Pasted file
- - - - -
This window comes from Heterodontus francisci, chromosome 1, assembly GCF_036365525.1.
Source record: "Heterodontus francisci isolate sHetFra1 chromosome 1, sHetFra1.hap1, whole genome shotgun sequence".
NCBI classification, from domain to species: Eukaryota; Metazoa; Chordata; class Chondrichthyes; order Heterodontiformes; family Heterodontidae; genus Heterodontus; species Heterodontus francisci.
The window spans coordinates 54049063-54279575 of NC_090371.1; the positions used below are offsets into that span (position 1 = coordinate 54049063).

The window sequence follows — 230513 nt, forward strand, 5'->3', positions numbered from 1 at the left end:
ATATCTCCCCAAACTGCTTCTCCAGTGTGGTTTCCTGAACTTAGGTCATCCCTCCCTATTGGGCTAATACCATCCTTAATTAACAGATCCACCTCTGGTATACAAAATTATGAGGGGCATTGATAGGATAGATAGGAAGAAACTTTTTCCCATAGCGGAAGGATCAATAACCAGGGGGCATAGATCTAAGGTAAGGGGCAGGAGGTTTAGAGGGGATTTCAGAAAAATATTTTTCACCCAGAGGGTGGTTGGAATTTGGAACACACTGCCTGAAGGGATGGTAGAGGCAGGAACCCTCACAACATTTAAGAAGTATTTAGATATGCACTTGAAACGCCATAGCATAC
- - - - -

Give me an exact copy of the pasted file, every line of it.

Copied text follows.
This window comes from Heterodontus francisci, chromosome 1, assembly GCF_036365525.1.
Source record: "Heterodontus francisci isolate sHetFra1 chromosome 1, sHetFra1.hap1, whole genome shotgun sequence".
NCBI classification, from domain to species: Eukaryota; Metazoa; Chordata; class Chondrichthyes; order Heterodontiformes; family Heterodontidae; genus Heterodontus; species Heterodontus francisci.
The window spans coordinates 54049063-54279575 of NC_090371.1; the positions used below are offsets into that span (position 1 = coordinate 54049063).

The window sequence follows — 230513 nt, forward strand, 5'->3', positions numbered from 1 at the left end:
ATATCTCCCCAAACTGCTTCTCCAGTGTGGTTTCCTGAACTTAGGTCATCCCTCCCTATTGGGCTAATACCATCCTTAATTAACAGATCCACCTCTGGTATACAAAATTATGAGGGGCATTGATAGGATAGATAGGAAGAAACTTTTTCCCATAGCGGAAGGATCAATAACCAGGGGGCATAGATCTAAGGTAAGGGGCAGGAGGTTTAGAGGGGATTTCAGAAAAATATTTTTCACCCAGAGGGTGGTTGGAATTTGGAACACACTGCCTGAAGGGATGGTAGAGGCAGGAACCCTCACAACATTTAAGAAGTATTTAGATATGCACTTGAAACGCCATAGCATAC